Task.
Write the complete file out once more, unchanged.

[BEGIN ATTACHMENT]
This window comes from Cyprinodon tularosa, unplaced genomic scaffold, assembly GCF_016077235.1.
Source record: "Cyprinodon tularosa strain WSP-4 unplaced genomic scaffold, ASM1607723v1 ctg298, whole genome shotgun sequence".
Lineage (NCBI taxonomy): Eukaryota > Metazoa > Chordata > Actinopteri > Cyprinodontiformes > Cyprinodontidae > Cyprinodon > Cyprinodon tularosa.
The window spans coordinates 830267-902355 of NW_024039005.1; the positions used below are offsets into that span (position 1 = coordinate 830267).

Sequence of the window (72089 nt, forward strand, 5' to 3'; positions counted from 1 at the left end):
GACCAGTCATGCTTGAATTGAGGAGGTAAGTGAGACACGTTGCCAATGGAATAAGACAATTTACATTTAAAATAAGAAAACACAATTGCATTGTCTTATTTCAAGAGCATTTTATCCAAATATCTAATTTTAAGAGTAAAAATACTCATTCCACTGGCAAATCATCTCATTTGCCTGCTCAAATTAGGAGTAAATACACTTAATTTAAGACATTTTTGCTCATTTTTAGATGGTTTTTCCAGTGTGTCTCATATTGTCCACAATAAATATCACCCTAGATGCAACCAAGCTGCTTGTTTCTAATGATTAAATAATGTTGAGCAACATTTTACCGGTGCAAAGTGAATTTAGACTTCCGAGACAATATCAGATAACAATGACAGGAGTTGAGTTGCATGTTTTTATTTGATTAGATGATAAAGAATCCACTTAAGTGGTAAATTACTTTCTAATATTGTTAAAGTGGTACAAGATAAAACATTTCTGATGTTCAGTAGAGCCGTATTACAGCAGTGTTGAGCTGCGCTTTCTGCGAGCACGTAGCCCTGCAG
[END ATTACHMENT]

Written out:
This window comes from Cyprinodon tularosa, unplaced genomic scaffold, assembly GCF_016077235.1.
Source record: "Cyprinodon tularosa strain WSP-4 unplaced genomic scaffold, ASM1607723v1 ctg298, whole genome shotgun sequence".
Lineage (NCBI taxonomy): Eukaryota > Metazoa > Chordata > Actinopteri > Cyprinodontiformes > Cyprinodontidae > Cyprinodon > Cyprinodon tularosa.
The window spans coordinates 830267-902355 of NW_024039005.1; the positions used below are offsets into that span (position 1 = coordinate 830267).

Sequence of the window (72089 nt, forward strand, 5' to 3'; positions counted from 1 at the left end):
GACCAGTCATGCTTGAATTGAGGAGGTAAGTGAGACACGTTGCCAATGGAATAAGACAATTTACATTTAAAATAAGAAAACACAATTGCATTGTCTTATTTCAAGAGCATTTTATCCAAATATCTAATTTTAAGAGTAAAAATACTCATTCCACTGGCAAATCATCTCATTTGCCTGCTCAAATTAGGAGTAAATACACTTAATTTAAGACATTTTTGCTCATTTTTAGATGGTTTTTCCAGTGTGTCTCATATTGTCCACAATAAATATCACCCTAGATGCAACCAAGCTGCTTGTTTCTAATGATTAAATAATGTTGAGCAACATTTTACCGGTGCAAAGTGAATTTAGACTTCCGAGACAATATCAGATAACAATGACAGGAGTTGAGTTGCATGTTTTTATTTGATTAGATGATAAAGAATCCACTTAAGTGGTAAATTACTTTCTAATATTGTTAAAGTGGTACAAGATAAAACATTTCTGATGTTCAGTAGAGCCGTATTACAGCAGTGTTGAGCTGCGCTTTCTGCGAGCACGTAGCCCTGCAG